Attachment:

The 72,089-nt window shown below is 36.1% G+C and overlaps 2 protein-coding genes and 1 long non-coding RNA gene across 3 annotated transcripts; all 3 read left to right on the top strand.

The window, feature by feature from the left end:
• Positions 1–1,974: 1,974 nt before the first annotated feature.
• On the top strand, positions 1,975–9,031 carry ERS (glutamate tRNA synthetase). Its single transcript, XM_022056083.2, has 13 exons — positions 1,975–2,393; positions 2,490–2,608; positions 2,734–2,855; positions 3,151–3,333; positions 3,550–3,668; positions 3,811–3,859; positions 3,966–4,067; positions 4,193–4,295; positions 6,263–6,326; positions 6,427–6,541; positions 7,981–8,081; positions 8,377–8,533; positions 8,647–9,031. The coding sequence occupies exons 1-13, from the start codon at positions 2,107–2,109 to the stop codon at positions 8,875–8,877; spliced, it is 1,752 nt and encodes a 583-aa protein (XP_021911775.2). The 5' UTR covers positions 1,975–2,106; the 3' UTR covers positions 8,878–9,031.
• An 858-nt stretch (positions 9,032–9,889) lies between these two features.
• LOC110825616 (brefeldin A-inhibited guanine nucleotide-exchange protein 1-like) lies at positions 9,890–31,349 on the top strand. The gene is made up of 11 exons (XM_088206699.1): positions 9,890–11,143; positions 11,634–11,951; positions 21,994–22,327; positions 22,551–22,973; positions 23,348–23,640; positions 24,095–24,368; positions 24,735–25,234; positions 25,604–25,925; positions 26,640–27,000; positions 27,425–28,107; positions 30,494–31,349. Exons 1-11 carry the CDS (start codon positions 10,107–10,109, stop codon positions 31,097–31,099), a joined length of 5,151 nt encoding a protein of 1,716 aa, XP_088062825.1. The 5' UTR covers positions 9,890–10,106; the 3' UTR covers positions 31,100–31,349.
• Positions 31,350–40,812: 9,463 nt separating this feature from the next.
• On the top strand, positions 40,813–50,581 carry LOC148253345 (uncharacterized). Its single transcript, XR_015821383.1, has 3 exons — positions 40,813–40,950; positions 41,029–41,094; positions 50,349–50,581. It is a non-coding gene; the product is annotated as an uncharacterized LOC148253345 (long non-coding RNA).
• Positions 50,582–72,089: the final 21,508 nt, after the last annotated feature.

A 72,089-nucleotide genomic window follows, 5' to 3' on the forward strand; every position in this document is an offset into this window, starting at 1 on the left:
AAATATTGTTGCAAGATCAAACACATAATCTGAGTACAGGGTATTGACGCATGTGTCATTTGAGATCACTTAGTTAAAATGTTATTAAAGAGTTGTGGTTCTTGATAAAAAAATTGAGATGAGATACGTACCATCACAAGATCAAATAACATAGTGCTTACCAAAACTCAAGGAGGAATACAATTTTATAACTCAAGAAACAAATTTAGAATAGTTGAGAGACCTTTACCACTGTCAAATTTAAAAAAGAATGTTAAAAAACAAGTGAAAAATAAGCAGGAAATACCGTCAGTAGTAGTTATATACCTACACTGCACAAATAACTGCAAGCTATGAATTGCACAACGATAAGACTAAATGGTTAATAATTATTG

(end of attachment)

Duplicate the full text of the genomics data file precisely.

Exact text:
The 72,089-nt window shown below is 36.1% G+C and overlaps 2 protein-coding genes and 1 long non-coding RNA gene across 3 annotated transcripts; all 3 read left to right on the top strand.

The window, feature by feature from the left end:
• Positions 1–1,974: 1,974 nt before the first annotated feature.
• On the top strand, positions 1,975–9,031 carry ERS (glutamate tRNA synthetase). Its single transcript, XM_022056083.2, has 13 exons — positions 1,975–2,393; positions 2,490–2,608; positions 2,734–2,855; positions 3,151–3,333; positions 3,550–3,668; positions 3,811–3,859; positions 3,966–4,067; positions 4,193–4,295; positions 6,263–6,326; positions 6,427–6,541; positions 7,981–8,081; positions 8,377–8,533; positions 8,647–9,031. The coding sequence occupies exons 1-13, from the start codon at positions 2,107–2,109 to the stop codon at positions 8,875–8,877; spliced, it is 1,752 nt and encodes a 583-aa protein (XP_021911775.2). The 5' UTR covers positions 1,975–2,106; the 3' UTR covers positions 8,878–9,031.
• An 858-nt stretch (positions 9,032–9,889) lies between these two features.
• LOC110825616 (brefeldin A-inhibited guanine nucleotide-exchange protein 1-like) lies at positions 9,890–31,349 on the top strand. The gene is made up of 11 exons (XM_088206699.1): positions 9,890–11,143; positions 11,634–11,951; positions 21,994–22,327; positions 22,551–22,973; positions 23,348–23,640; positions 24,095–24,368; positions 24,735–25,234; positions 25,604–25,925; positions 26,640–27,000; positions 27,425–28,107; positions 30,494–31,349. Exons 1-11 carry the CDS (start codon positions 10,107–10,109, stop codon positions 31,097–31,099), a joined length of 5,151 nt encoding a protein of 1,716 aa, XP_088062825.1. The 5' UTR covers positions 9,890–10,106; the 3' UTR covers positions 31,100–31,349.
• Positions 31,350–40,812: 9,463 nt separating this feature from the next.
• On the top strand, positions 40,813–50,581 carry LOC148253345 (uncharacterized). Its single transcript, XR_015821383.1, has 3 exons — positions 40,813–40,950; positions 41,029–41,094; positions 50,349–50,581. It is a non-coding gene; the product is annotated as an uncharacterized LOC148253345 (long non-coding RNA).
• Positions 50,582–72,089: the final 21,508 nt, after the last annotated feature.

A 72,089-nucleotide genomic window follows, 5' to 3' on the forward strand; every position in this document is an offset into this window, starting at 1 on the left:
AAATATTGTTGCAAGATCAAACACATAATCTGAGTACAGGGTATTGACGCATGTGTCATTTGAGATCACTTAGTTAAAATGTTATTAAAGAGTTGTGGTTCTTGATAAAAAAATTGAGATGAGATACGTACCATCACAAGATCAAATAACATAGTGCTTACCAAAACTCAAGGAGGAATACAATTTTATAACTCAAGAAACAAATTTAGAATAGTTGAGAGACCTTTACCACTGTCAAATTTAAAAAAGAATGTTAAAAAACAAGTGAAAAATAAGCAGGAAATACCGTCAGTAGTAGTTATATACCTACACTGCACAAATAACTGCAAGCTATGAATTGCACAACGATAAGACTAAATGGTTAATAATTATTG